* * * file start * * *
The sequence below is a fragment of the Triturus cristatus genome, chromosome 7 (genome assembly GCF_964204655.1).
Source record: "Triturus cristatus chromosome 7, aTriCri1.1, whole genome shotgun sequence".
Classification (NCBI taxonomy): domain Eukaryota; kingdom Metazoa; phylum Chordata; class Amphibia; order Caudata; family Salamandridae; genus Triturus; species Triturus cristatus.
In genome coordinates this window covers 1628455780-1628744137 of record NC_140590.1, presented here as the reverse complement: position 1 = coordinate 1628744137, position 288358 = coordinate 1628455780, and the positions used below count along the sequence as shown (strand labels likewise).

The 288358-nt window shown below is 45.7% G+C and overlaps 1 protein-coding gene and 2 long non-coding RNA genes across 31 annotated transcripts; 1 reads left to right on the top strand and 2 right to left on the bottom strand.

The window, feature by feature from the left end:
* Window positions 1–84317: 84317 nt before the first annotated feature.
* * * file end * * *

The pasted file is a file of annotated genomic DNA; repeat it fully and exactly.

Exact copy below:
The sequence below is a fragment of the Triturus cristatus genome, chromosome 7 (genome assembly GCF_964204655.1).
Source record: "Triturus cristatus chromosome 7, aTriCri1.1, whole genome shotgun sequence".
Classification (NCBI taxonomy): domain Eukaryota; kingdom Metazoa; phylum Chordata; class Amphibia; order Caudata; family Salamandridae; genus Triturus; species Triturus cristatus.
In genome coordinates this window covers 1628455780-1628744137 of record NC_140590.1, presented here as the reverse complement: position 1 = coordinate 1628744137, position 288358 = coordinate 1628455780, and the positions used below count along the sequence as shown (strand labels likewise).

The 288358-nt window shown below is 45.7% G+C and overlaps 1 protein-coding gene and 2 long non-coding RNA genes across 31 annotated transcripts; 1 reads left to right on the top strand and 2 right to left on the bottom strand.

The window, feature by feature from the left end:
* Window positions 1–84317: 84317 nt before the first annotated feature.